The PhD programme is a supervised researcher education. PhD candidates receive formal teaching and supervision which provide them with broad scholarly insight both regarding both theory and method as well as a further specialisation which makes them capable of carrying out independent research. The aim of the education is for the candidates to achieve scientific competence at the highest level and to further develop the candidates’ qualifications for research and other work in their respective fields.
The PhD degree is awarded on the basis of
A completed and approved training component
The academic thesis
A doctoral degree trial (a trial lecture and a disputation)
The doctoral degree programme is regulated to 180 credits, equivalent to three years of full-time study.
The training component, which runs parallel to the work with the thesis throughout the entire agreement period, is individual to each PhD candidate and is drawn up in cooperation with the supervisor. The aim of the training component is both that candidates should include broader perspectives into their PhD programme and that the courses of the training component will support the candidates’ work with the thesis both theoretically and methodically. Through courses, seminars and conferences the students will become familiar with scientific thinking and practice, with special emphasis on current and problem-oriented research.
The training component comprises 30 credits and is composed of the following courses/activities:
Subject-related courses and seminars, in total 15 credits (subject-specific and elective)
The candidate’s choice of courses is done in consultation with the supervisor. Elective courses should preferably be taken at UiA or at one of the researcher schools to which the Faculty is linked. Other alternative and relevant courses at other doctoral educations or course providers on a similar level may be approved upon application. For participation in international conferences, PhD candidates may get 3 credits approved. Credits from international conferences must be approved in advance by the supervisor and the leader of the current specialisation.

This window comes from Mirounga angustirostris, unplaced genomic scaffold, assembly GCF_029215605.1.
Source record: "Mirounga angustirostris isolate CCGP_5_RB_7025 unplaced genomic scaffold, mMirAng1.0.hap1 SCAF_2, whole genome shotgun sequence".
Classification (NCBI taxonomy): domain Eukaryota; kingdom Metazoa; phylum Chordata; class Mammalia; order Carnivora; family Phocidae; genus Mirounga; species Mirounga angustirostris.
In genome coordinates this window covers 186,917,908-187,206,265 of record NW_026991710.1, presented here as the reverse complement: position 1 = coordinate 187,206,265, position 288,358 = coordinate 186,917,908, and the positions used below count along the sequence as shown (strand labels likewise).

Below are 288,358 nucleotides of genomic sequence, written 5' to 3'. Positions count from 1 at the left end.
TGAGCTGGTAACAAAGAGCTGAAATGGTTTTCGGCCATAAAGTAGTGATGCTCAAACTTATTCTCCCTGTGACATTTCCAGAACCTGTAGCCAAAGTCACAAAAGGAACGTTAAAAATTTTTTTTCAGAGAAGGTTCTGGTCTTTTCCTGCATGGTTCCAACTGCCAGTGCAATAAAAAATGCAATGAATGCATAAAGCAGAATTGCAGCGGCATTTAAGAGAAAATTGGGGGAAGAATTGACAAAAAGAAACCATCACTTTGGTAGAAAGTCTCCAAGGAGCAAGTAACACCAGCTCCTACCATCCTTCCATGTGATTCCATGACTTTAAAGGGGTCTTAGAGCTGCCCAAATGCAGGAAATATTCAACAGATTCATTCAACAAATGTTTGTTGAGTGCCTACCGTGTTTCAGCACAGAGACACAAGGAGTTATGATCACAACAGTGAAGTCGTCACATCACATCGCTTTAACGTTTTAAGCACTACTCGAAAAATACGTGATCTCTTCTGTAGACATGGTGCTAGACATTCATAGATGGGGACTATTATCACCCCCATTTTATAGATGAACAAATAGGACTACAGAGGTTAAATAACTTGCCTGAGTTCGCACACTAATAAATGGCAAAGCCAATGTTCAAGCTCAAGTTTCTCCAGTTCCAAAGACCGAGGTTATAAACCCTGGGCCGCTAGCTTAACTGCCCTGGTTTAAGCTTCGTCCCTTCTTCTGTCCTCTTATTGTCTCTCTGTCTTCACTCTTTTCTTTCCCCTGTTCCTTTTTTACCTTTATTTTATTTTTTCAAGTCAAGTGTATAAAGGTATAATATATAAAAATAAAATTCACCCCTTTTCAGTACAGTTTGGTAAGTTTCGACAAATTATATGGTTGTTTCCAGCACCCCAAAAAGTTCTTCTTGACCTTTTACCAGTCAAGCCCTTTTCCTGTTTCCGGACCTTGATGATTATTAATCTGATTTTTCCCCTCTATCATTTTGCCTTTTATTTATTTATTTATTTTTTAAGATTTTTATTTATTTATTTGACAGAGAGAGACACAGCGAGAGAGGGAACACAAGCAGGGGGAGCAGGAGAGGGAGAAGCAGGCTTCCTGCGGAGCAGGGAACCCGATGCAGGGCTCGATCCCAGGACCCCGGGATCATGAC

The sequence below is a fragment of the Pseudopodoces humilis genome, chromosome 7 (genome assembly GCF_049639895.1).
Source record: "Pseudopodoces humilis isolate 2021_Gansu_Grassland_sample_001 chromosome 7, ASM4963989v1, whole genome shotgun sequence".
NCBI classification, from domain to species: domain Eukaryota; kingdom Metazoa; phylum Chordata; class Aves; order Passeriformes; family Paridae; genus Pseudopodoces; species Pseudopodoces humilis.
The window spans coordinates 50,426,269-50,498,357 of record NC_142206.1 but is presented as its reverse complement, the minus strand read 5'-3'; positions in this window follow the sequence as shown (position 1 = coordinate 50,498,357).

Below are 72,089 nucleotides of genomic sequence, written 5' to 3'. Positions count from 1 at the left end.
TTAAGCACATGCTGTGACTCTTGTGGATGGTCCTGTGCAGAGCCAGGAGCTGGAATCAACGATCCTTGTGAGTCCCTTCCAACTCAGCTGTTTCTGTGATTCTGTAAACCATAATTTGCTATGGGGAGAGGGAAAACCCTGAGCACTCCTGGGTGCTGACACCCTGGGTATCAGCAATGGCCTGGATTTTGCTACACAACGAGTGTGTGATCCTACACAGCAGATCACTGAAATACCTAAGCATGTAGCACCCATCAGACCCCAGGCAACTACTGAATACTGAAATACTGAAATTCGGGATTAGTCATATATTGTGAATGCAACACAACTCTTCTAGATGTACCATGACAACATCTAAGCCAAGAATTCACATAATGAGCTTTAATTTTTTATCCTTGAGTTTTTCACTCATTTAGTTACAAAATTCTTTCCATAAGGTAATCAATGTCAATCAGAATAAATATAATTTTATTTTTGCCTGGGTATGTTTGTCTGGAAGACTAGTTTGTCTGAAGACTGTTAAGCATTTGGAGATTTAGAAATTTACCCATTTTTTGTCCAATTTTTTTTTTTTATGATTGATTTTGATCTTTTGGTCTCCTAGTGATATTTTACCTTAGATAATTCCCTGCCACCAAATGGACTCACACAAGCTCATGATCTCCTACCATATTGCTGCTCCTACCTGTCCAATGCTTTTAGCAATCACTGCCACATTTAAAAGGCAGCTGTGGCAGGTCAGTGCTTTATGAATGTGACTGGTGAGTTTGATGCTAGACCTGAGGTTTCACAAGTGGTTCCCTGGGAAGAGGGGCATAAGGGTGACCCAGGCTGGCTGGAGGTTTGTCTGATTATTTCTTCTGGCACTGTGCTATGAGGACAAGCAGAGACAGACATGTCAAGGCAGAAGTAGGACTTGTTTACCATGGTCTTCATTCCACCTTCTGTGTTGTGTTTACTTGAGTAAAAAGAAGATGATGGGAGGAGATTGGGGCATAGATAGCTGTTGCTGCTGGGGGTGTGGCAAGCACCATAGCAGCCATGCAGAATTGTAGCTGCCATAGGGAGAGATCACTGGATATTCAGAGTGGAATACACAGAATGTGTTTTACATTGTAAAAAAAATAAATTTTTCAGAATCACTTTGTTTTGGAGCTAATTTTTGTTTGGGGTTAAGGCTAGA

Each PhD candidate will have both a main supervisor and a co-supervisor.
The candidates will also be included in one of the Faculty’s research groups.
The PhD programme at the Faculty of Humanities and Education have the following specialisations:
Specialisation in literary science
Specialisation in Linguistics
Specialisation in Pedagogy
Specialisation in Religion, Ethics, History and Society
Candidates who have completed a PhD programme in Humanities and Education should achieve the following learning outcomes after completion of the training and submission of the thesis.
After having completed the PhD degree, the candidate will
Have scientific competence at the highest level and be at the forefront of knowledge within his/her academic field
Be able to assess the appropriateness and use of various methods, scientific thinking and research
Be able to contribute through own research to the development of new knowledge
After having completed the PhD degree, the candidate will be able to:
Formulate research questions, and to plan and conduct research and development work within his/her own academic field
Conduct independent research at a high international level
Deal with complex professional issues and challenge established knowledge within his/her academic field
After having completed the PhD degree, the candidate will be able to
Identify relevant research questions and to conduct own research in an independent and ethical manner and with professional integrity.
Manage complex professional and interdisciplinary tasks and projects
Disseminate results from research- and development work through recognised national and international channels
Take part in debates within own academic field in national and international forums
Assess the need for, take the initiative to and conduct innovation work
Working – and assessment methods
Independent research work, participation at national and international conferences with own contributions, seminars and courses, discussions, presentations at PhD seminars.
Each PhD specialisation regularly arranges presentation seminars where candidates present their own work and comment on others’ presentations. Participation in these seminars is compulsory.
The most labour-intensive and challenging part of the doctoral education is to write the thesis. The thesis must be an independent work of research, present new academic knowledge and be at a level which allows it to be published as part of the scientific literature of the field. The thesis may be a monograph or an article-based work.
All PhD candidates at the Faculty of Humanities and Education must complete two seminars: one midway through the programme and the other at the end of the programme.
The working – and assessment methods that will be used in the PhD courses are described in the individual course descriptions.
Leading to degree
The programme leads to the academic degree Philosophiae Doctor (PhD) in Humanities and Education, specialisation in either literary science, linguistics, pedagogy or religion, ethics, history and society.